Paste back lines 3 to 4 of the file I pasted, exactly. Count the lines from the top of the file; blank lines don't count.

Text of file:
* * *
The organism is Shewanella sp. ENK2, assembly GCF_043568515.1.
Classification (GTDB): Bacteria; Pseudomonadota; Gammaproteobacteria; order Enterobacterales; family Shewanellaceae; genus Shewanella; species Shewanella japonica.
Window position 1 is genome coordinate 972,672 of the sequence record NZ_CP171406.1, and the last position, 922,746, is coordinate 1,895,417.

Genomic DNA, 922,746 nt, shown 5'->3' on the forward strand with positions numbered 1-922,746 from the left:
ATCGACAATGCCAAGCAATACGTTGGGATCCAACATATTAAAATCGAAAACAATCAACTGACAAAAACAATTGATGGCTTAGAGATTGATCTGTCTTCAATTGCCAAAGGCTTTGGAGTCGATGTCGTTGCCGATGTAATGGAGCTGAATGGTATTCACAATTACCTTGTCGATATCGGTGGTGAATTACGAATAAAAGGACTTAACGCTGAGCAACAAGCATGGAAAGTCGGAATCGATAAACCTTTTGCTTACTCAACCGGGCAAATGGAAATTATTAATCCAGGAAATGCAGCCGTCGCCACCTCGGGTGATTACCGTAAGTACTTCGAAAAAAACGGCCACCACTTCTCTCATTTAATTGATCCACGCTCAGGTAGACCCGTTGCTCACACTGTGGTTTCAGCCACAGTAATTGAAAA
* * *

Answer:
Window position 1 is genome coordinate 972,672 of the sequence record NZ_CP171406.1, and the last position, 922,746, is coordinate 1,895,417.

Genomic DNA, 922,746 nt, shown 5'->3' on the forward strand with positions numbered 1-922,746 from the left: